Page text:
The newsLINK Group - Electricity and Coal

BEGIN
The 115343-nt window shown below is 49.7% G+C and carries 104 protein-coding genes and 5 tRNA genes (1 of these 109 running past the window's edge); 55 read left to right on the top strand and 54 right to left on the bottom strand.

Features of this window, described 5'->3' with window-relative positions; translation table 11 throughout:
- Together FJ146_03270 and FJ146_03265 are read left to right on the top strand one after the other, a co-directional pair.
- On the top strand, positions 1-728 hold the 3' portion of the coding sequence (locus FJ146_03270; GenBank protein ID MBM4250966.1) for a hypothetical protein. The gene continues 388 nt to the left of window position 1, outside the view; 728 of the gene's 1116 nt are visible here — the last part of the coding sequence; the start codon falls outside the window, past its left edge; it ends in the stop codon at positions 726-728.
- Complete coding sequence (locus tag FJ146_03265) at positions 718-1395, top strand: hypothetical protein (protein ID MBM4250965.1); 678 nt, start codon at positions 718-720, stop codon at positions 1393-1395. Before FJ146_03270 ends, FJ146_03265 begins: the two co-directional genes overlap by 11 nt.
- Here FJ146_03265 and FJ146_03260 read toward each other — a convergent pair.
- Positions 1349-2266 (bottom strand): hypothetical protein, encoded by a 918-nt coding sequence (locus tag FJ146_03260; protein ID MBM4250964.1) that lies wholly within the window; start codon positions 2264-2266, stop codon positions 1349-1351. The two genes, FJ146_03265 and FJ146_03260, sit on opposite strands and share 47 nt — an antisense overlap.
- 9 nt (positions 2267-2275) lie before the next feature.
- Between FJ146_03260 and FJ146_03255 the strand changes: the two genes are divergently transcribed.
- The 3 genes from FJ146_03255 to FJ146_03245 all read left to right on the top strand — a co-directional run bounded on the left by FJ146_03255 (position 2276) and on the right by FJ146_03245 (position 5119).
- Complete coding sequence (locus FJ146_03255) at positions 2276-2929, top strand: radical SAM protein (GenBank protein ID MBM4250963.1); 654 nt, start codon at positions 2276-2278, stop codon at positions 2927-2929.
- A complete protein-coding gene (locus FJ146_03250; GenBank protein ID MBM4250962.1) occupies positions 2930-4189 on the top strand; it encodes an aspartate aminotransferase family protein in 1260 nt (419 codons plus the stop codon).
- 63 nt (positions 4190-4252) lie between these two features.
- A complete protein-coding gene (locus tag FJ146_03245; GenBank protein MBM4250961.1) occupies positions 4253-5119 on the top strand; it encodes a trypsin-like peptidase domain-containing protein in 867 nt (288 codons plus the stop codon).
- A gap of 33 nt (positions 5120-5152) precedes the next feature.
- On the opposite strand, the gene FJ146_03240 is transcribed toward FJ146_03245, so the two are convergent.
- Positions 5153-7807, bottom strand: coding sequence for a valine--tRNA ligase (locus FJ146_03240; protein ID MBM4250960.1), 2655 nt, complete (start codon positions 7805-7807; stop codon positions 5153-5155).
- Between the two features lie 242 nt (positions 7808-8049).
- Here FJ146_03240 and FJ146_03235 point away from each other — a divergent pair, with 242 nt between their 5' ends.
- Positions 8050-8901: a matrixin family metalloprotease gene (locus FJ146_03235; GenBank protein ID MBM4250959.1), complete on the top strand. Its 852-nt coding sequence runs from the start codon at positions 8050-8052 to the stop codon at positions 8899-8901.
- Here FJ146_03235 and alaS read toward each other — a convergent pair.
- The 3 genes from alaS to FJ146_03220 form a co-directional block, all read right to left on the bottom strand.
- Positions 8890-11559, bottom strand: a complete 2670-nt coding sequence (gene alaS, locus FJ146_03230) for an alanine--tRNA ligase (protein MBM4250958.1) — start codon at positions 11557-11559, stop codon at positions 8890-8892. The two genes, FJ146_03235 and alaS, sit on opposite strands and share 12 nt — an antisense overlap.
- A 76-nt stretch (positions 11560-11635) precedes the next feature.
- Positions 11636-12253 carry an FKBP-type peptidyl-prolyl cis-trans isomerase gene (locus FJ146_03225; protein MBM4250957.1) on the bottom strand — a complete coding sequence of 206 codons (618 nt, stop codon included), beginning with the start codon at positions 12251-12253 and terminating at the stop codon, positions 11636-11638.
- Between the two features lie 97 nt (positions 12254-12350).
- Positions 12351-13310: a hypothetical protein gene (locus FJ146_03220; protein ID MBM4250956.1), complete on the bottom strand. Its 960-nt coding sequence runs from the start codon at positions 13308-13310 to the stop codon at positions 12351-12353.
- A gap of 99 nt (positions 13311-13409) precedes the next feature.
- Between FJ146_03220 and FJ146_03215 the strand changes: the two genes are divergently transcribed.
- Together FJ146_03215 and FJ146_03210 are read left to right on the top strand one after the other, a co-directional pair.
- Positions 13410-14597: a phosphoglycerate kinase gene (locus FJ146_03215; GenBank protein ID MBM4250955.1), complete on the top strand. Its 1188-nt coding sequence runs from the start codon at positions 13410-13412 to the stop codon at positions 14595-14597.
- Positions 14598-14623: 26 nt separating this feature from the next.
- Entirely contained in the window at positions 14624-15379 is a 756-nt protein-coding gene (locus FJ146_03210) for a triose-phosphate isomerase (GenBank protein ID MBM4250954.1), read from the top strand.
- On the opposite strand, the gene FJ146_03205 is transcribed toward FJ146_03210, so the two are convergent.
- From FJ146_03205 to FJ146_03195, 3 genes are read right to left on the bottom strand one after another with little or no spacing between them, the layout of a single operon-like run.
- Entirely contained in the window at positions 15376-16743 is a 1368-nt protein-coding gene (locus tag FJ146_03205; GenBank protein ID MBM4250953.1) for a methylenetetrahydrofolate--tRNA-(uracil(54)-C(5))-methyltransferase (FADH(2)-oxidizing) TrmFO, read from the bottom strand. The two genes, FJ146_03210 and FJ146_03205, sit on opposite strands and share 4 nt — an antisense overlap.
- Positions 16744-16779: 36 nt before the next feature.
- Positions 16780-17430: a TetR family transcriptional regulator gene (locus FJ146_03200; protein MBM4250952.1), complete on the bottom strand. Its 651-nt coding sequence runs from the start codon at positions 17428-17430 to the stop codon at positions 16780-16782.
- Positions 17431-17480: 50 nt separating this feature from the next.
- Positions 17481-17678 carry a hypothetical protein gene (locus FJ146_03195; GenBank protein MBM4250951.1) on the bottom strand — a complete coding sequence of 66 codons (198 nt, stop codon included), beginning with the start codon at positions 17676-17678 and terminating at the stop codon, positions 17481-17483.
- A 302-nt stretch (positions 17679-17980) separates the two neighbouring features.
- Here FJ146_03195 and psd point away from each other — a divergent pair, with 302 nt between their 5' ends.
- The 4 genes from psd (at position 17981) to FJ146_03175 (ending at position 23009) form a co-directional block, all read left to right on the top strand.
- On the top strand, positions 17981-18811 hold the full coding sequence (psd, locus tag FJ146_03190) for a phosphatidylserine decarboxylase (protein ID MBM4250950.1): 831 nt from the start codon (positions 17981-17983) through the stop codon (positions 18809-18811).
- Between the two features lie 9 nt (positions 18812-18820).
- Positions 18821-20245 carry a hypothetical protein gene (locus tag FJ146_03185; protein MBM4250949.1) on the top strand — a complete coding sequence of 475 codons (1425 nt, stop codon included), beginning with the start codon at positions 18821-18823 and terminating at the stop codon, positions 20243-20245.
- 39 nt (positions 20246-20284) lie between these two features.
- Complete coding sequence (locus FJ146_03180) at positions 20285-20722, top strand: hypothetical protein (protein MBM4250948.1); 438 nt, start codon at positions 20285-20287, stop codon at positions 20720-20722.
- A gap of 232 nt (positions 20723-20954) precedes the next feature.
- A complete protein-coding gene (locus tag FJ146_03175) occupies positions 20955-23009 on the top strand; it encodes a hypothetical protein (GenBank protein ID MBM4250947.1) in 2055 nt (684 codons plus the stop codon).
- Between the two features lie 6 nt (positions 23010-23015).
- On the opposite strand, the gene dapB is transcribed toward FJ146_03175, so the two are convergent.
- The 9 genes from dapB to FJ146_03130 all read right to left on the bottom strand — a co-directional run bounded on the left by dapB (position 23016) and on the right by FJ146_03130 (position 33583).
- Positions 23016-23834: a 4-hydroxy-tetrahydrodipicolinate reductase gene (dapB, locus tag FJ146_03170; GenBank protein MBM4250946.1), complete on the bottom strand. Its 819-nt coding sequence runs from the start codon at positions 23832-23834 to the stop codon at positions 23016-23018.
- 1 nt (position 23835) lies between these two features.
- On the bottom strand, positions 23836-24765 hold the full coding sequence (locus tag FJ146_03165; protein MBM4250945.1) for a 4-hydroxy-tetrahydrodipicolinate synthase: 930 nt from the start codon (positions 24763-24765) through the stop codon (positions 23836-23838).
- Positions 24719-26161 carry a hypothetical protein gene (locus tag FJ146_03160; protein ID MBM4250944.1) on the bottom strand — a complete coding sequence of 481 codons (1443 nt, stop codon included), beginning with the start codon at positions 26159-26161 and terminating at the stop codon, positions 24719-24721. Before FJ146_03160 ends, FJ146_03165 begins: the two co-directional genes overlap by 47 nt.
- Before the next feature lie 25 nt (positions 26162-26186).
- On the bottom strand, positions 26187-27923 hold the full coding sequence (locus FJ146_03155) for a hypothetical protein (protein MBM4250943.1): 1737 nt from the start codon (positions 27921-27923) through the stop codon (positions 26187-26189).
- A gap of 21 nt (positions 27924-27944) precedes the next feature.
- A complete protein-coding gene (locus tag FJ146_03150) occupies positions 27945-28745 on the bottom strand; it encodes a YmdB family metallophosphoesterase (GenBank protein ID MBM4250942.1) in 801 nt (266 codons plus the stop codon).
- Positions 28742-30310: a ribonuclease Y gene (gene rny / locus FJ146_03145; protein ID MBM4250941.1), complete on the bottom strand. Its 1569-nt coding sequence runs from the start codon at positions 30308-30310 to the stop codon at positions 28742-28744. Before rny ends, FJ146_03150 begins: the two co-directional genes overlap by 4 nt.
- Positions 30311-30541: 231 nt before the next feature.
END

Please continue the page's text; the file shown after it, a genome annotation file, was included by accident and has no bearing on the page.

Editorial Library Category: Mining Topics: Electricity, Coal Title: Electricity and Coal Author: newsLINK Staff Synopsis: Imagine what life would be like if you didn’t have electricity — ever. Even worse, imagine trying to cook if you didn’t have cooking fuel that was clean. In 2035, the International Energy Agency (IEA) thinks there will be a billion people without any electricity, and 2.7 billion who don’t have clean cooking fuels. Editorial: Electricity and Coal 4064 South Highland Drive, Millcreek, Utah 84124 │ thenewslinkgroup.com │ (v) 801.676.9722 │ (tf) 855.747.4003 │ (f) 801.742.5803 Editorial Library | © The newsLINK Group LLC 1 Imagine what life would be like if you didn’t have electricity — ever. Even worse, imagine trying to cook if you didn’t have cooking fuel that was clean. In 2035, the International Energy Agency (IEA) thinks there will be a billion people without any electricity, and 2.7 billion who don’t have clean cooking fuels. What’s a clean cooking fuel? It’s a little easier to define if you know what an unclean cooking fuel is: fuel such as wood and dung, both of which can cause serious household pollution and respiratory problems. Can you imagine keeping things sanitary if you are burning dung in order to cook your food? Can you imagine how your home would stink? If you burned wood, too, think about how hard it would be to go out looking for that wood every day. It might be easy at first, but it wouldn’t stay easy. Energy makes it possible to provide people with both sanitation and medical care. It powers business and industry, and it makes it possible for people to have secure jobs. Take away any hope of getting or keeping clean, of getting an education, good medical care, or a steady job that provides reliable income, and then take away the businesses and industries you probably take for granted. The only thing left is extreme poverty without any hope of change or improvement. That’s not a world anyone wants to live in. You probably think that’s not a world you’ll ever have to live in under any circumstances, either, but our world has never been so interconnected, and our study of history tells us that circumstances on this earth can change fast. There isn’t a rulebook somewhere saying that the U.S. is simply not allowed to experience an energy crunch. Even if there were, who would pay attention to it? Every nation in the world is hungry for energy, and as someone once said, there are only two kinds of people in the world: the quick and the underfed. When it comes to energy, nobody wants to be in the category of being underfed because nobody wants to deal with all the consequences it would bring. People need food and shelter, but they also need energy. So do businesses and industries, which are both large consumers of electricity. In 2008, 42 percent of the electricity that was used was used by industry. That is why energy access throughout the world is crucial for the U.S. and for the rest of the world, too: it improves quality of life, and it makes it possible to think about ending poverty forever. What happens if we don’t act? By 2030, 1.5 million people may die before their time because they have too much household pollution, don’t have basic sanitation, or can’t get adequate medical care. And poverty will continue to limit people all over the world, placing them in a hopeless situation that won’t change until their access to energy, and everything associated with that energy, improves. Now is the time to build the necessary worldwide infrastructure so that people will have the energy they need to live, be healthy, and get an education. The need is so great that we are going to need every source of energy we have, using whatever will be most effective for a particular circumstance. We aren’t going to have the luxury of saying that one technology is good and another is bad. We need to use what we have, and when there is a negative aspect to a particular form of energy, we need to figure out how to get around the negatives and make them work anyway. Specifically, that means we are going to need to continue using coal. Lots of developing nations may not have nuclear power, but they do have coal, and one of the best uses for coal is to create electricity that is then distributed through national grids. The IEA, in fact, thinks that more than 50 percent of on-grid additions will have to be provided by coal. Even as recently as 2009, coal provided more electrical power from power plants than any other form of fuel: 41 percent compared with gas (21 percent), hydro (16 percent), nuclear (13 percent), oil (5 percent) and renewables (3 percent). Is it important to continue working to make coal as efficient and environmentally friendly as possible? Of course it is. The good news is that engineers and scientists are making, and will

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